On his first visit to Khetri Vivekananda stayed there from 4 June 1891 to 27 October 1891. During his time as a wandering monk this was Vivekananda's longest stay at a single place.[9] To protect him from hot wind of Rajasthan, Ajit Singh suggested that Vivekananda wear a turban and showed him how to wear it in the Rajasthani style. Vivekananda learned the technique very quickly and later invented a few other variations of wearing it. Later in his life, the turban became a part of his common dress.[11] During his stay Vivekananda closely observed the culture and lifestyle of Rajputana and later praised it in his lectures and letters.[11][12]

Second meeting with Swami Vivekananda (1893)[edit]

An Indian kind with his child
Ajit Singh of Khetri with his young son Jai Singh. After the death of Ajit Singh in 1901, Jai Singh became the ninth king of Khetri.
An Indian man sitting on a chair
Swami Vivekananda September 1893 Chicago. Ajit Singh financed Vivekananda's tour to the West.

Swami Vivekananda visited Khetri twice more in his lifetime— in April 1893 and in December 1897. In 1893, Vivekananda stayed in Khetri for three weeks— from 21 April to 10 May.[9]

An incident that happened during his second visit, which was later widely analysed, relates to Ajit Singh organizing a function where a courtesan was to sing. Ajit Singh invited Vivekananda to attend the performance but Vivekananda refused the request, explaining that he was a monk and thus could not attend such performances. The dancing girl heard about this comment and at the function she sang a famous song by Surdas

O Lord, look not upon my evil qualities!
Thy name, O Lord, is Same-Sightedness.
Make us both the same Brahman!

The incident was an eye-opener for Vivekananda and he realized that everything is but the manifestation of God.[13][14]

On 9 May, one day before leaving for Bombay, Vivekananda was asked to visit the women's section of the palace where he blessed Jai Singh, the newborn son of Ajit Singh.[11]

Assistance and encouragement to join Parliament of World's religions[edit]

Vivekananda wished to sail to America to attend the Parliament of the World's Religions as a speaker which was to be held in Chicago in 1893. When Ajit Singh learned about this, he encouraged Vivekananda to join the Parliament as a representative of Hindusim and India and provided him financial aid and the tickets for his voyage. It was on Ajit Singh's request that Swamiji assumed his monastic name Vivekananda in preference to Sachidananda.[15]

In a letter written to Haridas Viharidas Desai in May 1893, Vivekananda wrote—[16]

You may remember that I had from before a desire to go to Chicago. When at Madras, the people there, of their own accord, in conjunction with H.H. of Mysore and Ramnad made every arrangement to send me up. And you may also remember that between H.H. of Khetri and myself there are the closest ties of love. Well, I, as a matter of course, wrote to him that I was going to America. Now the Raja of Khetri thought in his love that I was bound to see him once before I departed, especially as the Lord has given him an heir to the throne and great rejoicings were going on here; and to make sure of my coming he sent his Private Secretary all the way to Madras to fetch me, and of course I was bound to come.

On 10 May 1893, Vivekananda left Khetri for Bombay. Ajit Singh escorted him till Jaipur and Munshi Jagmohahlal, an employee of Khetri, escorted him up to Bombay. Ajit Singh arranged to send more money to Vivekananda after his arrival at Boston, as American dollars. In America Vivekananda lost his money and when Ajit Singh learnt of it, he immediately sent US$ 150 more through telegraph service.[15]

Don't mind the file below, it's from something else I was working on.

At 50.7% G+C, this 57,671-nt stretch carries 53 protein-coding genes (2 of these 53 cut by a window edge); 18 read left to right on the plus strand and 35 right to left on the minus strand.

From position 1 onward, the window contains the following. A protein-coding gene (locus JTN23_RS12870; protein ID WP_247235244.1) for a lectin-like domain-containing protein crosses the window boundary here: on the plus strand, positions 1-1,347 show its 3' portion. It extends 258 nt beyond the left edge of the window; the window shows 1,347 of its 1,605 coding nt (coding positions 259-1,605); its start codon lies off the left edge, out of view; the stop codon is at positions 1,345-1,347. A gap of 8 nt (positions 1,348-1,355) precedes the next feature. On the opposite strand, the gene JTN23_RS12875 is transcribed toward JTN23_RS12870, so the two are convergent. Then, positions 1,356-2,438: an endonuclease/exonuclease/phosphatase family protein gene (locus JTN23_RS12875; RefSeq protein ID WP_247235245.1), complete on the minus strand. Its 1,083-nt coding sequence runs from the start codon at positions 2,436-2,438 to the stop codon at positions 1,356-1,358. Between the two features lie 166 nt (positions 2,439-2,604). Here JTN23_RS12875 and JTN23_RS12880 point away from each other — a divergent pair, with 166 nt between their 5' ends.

Initially Vivekananda had a lower-class ticket for his voyage but Ajit Singh had it exchanged for a first class ticket. He also gave him a substantial amount of money for meeting his personal expenses during the journey.[11]

Vivekananda wrote a stream of letters to Ajit Singh from the West, and later from India. Ajit Singh is known for the financial support he provided to Vivekananda for his social service. On 17 December 1897 at a meeting in Khetri Swamiji noted that whatever little he had done for the uplift of India would not have been possible had he not met the Raja of Khetri.[17] Again, he wrote in a letter to Munshi Jagmohanlal on 11 October 1897, "Certain men are born in certain periods to perform certain actions in combination. Ajit Singh and myself are two such souls—born to help each other in a big work for the good of mankind.… We are as supplement and complement."[18]

Third meeting with Swami Vivekananda (1897)[edit]

In 1897 Ajit Singh sent Vivekananda several letters and invited him to visit Khetri again [19] which Vivekananda accepted. At that time he was staying in Dehradun from where he proceeded to Khetri via Delhi, Alwar and Jaipur. When Ajit Singh got the news of Vivekananda's arrival, he traveled 12 miles (19 km) from his palace to welcome him. There, Vivekananda was formally welcomed and taken in a procession to Khetri. At Khetri, all employees of the palace showed their respect to Vivekananda by touching his feet and giving him a two rupee coin each. Ajit Singh gave Vivekananda 3000 coins as a token of respect and love.[19]

On 17 December 1897 Vivekananda publicly expressed his gratitude to Ajit Singh. He said that "it would not have been possible for me to do what little I have done for India but my friendship with Khetri's Maharaja."[9] On 20 December 1897, Vivekananda delivered a lecture in Khetri which was attended by Ajit Singh and several Europeans.[19]

Assistance to Vivekananda's family[edit]

From 1891 Ajit Singh started sending a monthly stipend of INR 100 to Vivekananda'a family. On 1 December 1898 Vivekananda wrote to Ajit Singh from Belur requesting him to make the donation permanent so that even after Vivekananda's death his mother Bhuvaneswari Devi would get the financial assistance on a regular basis.[20]